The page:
Sherman and His Campaigns a Military Biography

By S. M. Bowman; R. B. Irwin | Go to book overview

CHAPTER XIII.
THE MERIDIAN RAID.--A NEW COMMAND.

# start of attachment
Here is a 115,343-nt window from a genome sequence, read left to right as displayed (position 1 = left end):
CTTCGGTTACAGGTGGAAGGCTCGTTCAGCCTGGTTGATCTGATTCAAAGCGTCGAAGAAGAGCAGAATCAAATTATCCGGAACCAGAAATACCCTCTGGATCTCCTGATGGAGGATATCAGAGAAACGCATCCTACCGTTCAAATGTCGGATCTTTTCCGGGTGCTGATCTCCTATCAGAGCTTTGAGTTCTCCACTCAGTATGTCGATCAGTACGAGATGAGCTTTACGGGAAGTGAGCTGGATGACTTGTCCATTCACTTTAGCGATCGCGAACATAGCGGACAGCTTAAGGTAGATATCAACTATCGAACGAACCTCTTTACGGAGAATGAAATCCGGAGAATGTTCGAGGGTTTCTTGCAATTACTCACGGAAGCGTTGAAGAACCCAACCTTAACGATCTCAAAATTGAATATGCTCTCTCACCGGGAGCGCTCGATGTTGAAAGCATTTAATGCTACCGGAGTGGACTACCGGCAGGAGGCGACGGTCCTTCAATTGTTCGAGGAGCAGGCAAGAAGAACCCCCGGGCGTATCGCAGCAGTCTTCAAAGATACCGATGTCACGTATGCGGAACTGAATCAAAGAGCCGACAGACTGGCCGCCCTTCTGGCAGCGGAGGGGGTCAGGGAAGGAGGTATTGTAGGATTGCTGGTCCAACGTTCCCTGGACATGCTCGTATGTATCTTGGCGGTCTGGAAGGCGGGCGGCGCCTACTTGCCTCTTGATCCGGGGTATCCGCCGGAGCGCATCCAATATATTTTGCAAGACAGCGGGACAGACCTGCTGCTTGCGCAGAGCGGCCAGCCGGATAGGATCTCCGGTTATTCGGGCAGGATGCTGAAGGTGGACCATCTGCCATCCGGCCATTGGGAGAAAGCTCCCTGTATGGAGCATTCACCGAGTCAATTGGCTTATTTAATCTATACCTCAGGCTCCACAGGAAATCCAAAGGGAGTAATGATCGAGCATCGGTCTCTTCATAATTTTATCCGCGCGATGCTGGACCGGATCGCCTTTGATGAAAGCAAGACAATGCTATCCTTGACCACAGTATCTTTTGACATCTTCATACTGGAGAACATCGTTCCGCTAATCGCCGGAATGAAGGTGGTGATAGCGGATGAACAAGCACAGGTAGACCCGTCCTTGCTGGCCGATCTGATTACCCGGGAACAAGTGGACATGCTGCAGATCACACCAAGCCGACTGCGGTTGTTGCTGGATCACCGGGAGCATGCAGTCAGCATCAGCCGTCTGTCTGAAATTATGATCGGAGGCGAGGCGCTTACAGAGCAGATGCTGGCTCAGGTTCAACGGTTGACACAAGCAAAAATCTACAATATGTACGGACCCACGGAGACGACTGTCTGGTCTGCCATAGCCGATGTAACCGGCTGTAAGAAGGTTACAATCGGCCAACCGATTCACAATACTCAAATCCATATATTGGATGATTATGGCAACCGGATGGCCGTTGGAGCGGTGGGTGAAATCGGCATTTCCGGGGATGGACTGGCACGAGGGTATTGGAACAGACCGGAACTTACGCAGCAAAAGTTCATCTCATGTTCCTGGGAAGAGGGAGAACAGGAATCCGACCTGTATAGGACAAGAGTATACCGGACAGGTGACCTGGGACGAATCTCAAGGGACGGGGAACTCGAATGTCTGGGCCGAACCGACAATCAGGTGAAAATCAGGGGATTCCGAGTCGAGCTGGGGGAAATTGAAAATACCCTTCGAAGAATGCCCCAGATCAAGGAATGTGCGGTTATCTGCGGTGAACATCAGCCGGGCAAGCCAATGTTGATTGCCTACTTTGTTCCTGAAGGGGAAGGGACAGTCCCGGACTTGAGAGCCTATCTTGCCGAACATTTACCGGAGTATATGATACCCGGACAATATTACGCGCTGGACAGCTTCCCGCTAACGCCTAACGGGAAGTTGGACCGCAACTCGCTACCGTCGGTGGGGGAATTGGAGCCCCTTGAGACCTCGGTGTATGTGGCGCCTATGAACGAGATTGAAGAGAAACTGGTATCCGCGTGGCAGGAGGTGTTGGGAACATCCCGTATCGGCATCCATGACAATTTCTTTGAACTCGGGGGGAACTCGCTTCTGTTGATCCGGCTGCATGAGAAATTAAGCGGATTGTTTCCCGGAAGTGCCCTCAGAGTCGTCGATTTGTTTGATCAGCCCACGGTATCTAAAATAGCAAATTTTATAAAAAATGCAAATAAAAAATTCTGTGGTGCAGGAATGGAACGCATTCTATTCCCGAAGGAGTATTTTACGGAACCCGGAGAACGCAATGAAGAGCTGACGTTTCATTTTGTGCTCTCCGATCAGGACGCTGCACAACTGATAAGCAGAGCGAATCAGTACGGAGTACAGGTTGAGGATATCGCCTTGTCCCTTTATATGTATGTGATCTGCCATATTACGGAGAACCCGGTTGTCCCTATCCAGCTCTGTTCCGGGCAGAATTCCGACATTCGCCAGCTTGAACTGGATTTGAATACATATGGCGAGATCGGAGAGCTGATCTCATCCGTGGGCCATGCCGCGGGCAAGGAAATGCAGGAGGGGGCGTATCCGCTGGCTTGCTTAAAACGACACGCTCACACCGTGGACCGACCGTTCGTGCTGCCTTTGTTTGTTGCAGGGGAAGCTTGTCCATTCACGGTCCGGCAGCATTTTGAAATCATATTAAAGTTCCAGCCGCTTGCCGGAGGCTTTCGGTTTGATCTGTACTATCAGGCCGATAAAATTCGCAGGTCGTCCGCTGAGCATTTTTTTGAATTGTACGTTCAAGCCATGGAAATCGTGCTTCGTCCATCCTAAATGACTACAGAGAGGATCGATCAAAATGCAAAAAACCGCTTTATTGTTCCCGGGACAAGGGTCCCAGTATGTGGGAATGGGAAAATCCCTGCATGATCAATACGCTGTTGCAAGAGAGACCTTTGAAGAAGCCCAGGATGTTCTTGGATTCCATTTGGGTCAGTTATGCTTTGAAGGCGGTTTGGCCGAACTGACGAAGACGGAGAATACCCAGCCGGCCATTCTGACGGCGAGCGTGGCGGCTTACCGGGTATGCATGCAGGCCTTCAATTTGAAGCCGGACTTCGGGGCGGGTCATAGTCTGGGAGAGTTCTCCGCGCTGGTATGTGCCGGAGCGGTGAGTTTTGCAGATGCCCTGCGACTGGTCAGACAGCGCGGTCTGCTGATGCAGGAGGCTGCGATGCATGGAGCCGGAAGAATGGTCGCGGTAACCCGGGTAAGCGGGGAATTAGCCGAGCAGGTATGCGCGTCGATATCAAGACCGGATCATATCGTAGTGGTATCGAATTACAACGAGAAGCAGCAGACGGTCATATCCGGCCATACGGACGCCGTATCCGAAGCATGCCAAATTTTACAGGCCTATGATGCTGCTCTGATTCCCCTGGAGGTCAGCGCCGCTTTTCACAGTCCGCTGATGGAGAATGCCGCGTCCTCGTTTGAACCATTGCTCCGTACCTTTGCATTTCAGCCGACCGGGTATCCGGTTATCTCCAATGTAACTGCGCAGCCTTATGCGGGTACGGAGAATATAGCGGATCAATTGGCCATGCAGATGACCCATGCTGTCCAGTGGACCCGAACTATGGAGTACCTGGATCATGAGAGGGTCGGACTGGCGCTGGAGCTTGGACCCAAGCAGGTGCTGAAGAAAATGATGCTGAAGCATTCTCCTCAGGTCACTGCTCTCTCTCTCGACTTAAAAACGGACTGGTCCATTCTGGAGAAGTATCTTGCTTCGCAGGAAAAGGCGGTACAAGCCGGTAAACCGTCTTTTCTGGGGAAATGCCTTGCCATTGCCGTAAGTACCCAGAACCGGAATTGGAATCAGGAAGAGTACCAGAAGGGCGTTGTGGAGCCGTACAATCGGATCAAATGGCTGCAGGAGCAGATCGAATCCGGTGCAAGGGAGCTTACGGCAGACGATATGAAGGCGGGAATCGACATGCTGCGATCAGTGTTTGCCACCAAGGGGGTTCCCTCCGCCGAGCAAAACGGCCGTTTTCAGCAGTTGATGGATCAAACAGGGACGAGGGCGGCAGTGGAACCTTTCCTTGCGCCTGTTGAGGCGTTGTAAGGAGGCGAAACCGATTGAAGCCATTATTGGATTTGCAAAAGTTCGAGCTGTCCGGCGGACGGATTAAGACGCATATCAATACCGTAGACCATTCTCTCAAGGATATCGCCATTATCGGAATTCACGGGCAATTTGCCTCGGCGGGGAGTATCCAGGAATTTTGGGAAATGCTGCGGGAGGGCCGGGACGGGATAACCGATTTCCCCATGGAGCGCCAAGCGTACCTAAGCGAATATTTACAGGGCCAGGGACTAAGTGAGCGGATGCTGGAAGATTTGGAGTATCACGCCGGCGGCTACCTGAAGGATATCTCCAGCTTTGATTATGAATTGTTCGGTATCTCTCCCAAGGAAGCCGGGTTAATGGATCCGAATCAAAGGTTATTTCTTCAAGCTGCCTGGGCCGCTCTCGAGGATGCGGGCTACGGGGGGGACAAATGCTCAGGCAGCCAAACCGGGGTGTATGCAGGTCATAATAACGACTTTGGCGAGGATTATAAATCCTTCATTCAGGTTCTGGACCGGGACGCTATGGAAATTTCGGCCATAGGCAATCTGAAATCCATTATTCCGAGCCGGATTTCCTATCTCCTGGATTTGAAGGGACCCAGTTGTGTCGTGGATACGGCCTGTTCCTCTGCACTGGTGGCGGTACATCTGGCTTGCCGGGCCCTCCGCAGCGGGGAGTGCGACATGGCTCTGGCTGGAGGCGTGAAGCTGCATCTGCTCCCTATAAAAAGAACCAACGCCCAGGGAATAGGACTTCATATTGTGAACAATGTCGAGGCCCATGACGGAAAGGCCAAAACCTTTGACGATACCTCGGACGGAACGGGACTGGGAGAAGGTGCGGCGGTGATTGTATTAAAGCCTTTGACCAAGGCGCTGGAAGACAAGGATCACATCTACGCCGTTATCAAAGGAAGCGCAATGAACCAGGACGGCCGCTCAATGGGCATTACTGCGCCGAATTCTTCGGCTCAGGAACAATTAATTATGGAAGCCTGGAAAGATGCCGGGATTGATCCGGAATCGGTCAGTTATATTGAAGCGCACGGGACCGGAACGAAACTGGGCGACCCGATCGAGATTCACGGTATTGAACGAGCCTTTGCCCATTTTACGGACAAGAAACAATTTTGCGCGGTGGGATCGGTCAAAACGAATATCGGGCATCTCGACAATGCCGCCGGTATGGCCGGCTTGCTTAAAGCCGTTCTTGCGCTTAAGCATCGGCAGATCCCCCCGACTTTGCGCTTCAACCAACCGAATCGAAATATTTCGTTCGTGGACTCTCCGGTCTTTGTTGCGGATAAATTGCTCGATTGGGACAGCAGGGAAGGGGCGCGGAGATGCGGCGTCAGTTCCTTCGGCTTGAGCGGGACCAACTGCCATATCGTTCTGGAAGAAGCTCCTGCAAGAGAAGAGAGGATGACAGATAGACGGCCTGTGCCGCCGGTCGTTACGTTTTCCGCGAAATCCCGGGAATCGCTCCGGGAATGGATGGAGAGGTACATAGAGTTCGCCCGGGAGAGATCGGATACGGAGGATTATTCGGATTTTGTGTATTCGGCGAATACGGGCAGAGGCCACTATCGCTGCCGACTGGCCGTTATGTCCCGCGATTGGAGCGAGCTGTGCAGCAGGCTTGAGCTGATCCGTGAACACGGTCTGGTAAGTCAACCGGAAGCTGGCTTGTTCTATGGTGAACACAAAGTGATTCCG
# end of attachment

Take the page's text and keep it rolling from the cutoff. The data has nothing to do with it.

MCPHERSON'S seventeenth corps was still at Vicksburg: part of Hurlbut's sixteenth corps, with Smith's and Grierson's divisions of cavalry, at Memphis. Lieutenant-General Polk, who commanded the Confederate forces in Mississippi, was at Meridian with French's division, and had Loring's division at Canton; Forrest was, with twenty-five hundred irregular cavalry, in the northern part of the State; Cash's and Whitfield's brigades of cavalry patrolling from Yazoo City, along the Big Black to Port Gibson; and Wirt Adams' brigade doing similar duty in the rear of Port Hudson and Baton Rouge. To the Army of the Tennessee was assigned by General Grant the duty of keeping open the Mississippi River and maintaining intact our control of the east bank. Sherman decided to do this by occupying prominent points in the interior with small corps of observation, threatening a considerable radius; and to operate against any strong force of the enemy seeking to take a position on the river, by a movable column menacing its rear. To destroy the enemy's means of approaching the river with artillery and trains, he determined to organize a large column of infantry and move with it to Meridian, effectually breaking up the Southern Mississippi railway; while a cavalry force should move from Memphis to meet him, and perform the same work with respect to the Mobile and Ohio railway. Brigadier-GeneralWilliam Sovy Smith, chief of cavalry on General Grant's staff, was placed in command of all the cavalry

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